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The Big Island is amazingly diverse. I spent the last 20 minutes just trying to figure out which picture to lead with. We stayed in the desert land of Kona on the Southeast side of the island. It's the windward side and, though hot and sunny everyday, had winds strong enough to slam doors and blow cups and flatware off of tables.

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Over the course of the day, we passed through and stopped in volcanic wastelands covered in cooled lava rock across from lush green pasture lands, down the road from a black sand beach full of warming Sea Turtles, minutes away from an active caldera spouting steam and sulfur, which in turn is virtually around the corner from a tropical rain forest. We visited a coffee plant, a bakery in the southernmost town in the United States, and we walked through an empty lava tube underneath a jungle.

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It was all very impressive and pretty amazing to cover so much in such a relatively short time.

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November 23, 2009

Hawai'i: The Loco Moco

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This is the Loco Moco: a thick beef patty, topped with a fried egg and starch-thickened gravy served on a bed of rice. Think Salisbury Steak with rice and egg. For breakfast. Weird right? It's actually pretty good and a really interesting example of how Hawai'i integrated so much of the influences that have flooded the islands since Captain Cook 'discovered' them 200 years ago.

Contemporary Hawai'ian cuisine is notoriously low-budget and ingeniously cobbled together with whatever is on hand. Famously, Spam is more popular here than anywhere else in the country. Without getting too involved in a discussion/monologue on the politics of big business and imperialism at the turn of the last century, suffice it to say that there has been a lot of poverty and plenty of cultural intermingling over years.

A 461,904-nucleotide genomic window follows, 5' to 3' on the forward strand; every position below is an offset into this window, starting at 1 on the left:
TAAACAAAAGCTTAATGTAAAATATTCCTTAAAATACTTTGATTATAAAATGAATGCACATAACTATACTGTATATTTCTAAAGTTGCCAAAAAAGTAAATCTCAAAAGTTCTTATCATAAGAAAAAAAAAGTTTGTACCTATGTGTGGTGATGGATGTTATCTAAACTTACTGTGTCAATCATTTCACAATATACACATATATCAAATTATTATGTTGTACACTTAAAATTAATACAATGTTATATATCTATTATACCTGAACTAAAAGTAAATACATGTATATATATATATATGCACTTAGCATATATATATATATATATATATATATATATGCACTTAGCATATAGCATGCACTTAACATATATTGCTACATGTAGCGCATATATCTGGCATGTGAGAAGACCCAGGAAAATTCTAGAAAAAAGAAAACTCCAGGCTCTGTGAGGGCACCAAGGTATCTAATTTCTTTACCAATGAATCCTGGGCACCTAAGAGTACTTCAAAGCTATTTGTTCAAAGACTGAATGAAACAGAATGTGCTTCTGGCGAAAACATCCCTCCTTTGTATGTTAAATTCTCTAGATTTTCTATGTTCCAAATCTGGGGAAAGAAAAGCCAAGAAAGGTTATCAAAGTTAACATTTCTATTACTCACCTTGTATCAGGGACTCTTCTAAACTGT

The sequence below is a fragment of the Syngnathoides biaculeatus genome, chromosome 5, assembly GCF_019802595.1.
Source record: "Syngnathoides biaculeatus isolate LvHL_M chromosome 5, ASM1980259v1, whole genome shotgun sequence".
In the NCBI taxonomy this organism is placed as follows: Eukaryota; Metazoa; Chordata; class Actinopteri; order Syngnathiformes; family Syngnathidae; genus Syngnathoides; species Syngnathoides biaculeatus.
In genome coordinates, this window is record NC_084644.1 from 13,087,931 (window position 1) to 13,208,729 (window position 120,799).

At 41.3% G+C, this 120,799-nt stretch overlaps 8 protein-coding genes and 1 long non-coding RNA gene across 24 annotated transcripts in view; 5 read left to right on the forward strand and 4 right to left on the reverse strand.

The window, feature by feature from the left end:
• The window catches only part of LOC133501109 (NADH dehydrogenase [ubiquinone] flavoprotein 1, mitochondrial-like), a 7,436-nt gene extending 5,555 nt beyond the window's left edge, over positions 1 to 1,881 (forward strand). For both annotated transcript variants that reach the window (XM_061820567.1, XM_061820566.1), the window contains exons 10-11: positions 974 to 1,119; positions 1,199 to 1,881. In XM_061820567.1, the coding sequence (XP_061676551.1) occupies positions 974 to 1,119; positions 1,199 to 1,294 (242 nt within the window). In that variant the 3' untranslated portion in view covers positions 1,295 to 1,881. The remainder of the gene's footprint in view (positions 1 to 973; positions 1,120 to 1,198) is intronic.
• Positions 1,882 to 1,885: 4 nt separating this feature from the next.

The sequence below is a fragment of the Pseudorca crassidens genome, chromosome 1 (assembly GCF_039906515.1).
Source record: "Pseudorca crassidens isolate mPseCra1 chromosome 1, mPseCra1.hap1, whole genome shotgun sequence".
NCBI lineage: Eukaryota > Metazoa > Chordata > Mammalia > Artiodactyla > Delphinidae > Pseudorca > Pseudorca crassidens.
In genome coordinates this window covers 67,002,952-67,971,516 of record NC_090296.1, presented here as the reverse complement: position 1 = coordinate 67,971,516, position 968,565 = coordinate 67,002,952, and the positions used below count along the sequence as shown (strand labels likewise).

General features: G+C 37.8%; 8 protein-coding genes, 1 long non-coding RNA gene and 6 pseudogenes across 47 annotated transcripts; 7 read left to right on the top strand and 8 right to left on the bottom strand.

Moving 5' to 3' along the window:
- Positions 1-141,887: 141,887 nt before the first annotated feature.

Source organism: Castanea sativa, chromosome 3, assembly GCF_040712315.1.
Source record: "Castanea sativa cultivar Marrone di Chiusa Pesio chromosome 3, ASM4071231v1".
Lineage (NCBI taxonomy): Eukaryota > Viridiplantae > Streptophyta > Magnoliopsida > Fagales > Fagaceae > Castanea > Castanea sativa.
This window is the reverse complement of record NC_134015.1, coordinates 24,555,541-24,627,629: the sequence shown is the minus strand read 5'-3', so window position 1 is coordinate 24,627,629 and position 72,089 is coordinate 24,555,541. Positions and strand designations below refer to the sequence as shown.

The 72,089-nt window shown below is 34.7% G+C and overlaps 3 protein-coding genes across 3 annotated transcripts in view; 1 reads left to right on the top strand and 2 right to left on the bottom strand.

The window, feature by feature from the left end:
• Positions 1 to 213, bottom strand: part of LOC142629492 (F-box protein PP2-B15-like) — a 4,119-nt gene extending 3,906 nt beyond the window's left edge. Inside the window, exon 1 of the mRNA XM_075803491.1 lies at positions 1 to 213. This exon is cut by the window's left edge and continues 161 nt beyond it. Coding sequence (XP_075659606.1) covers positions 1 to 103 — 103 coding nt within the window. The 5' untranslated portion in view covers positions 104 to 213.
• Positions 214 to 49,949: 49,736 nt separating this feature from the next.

The Loco Moco pulls together American burgers, Japanese rice and hangs onto the 50's era aesthetic of TV dinners and powder packet gravy.

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I prefer the egg over easy so the yolk mixes in with the rice. The gravy is thick and goopy and rich and binds it all together. It's a little much for me, but it's been interesting to try out a couple examples of it.

November 21, 2009

Hawai'i: Waikiki Weirdness

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One can only spend so much time in Waikiki before, apparently, your brains fall out of your head and you do something completely outrageous. This is my theory, at least. We've had the good sense to only ever go a few days at a time. But in our few days in Waikiki at the beginning of the trip, we stumbled across quite the oddities there.

Sitting at a hotel bar relaxing, Tammi and I looked up at the group of Japanese guys at the table over from us only to find this guy stripping down to what you see here. I've surmised that this was some Bachelor Party prank or something, but that's a wild guess. All the English we could get out of his friends between guffaws was that he had to wear that for an hour.

He made the best of it, hamming it up and posing with any number of people who wanted pictures of or with him.

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Converse to that guys personal exposure, there were no less than three guys we saw on our first night in Hawai'i walking around with 'inflated' self-worth. They drunkenly wandered the streets and bars and showed off their temporary enhancements to anyone who would look their way.

November 16, 2009

Hawai'i: First few days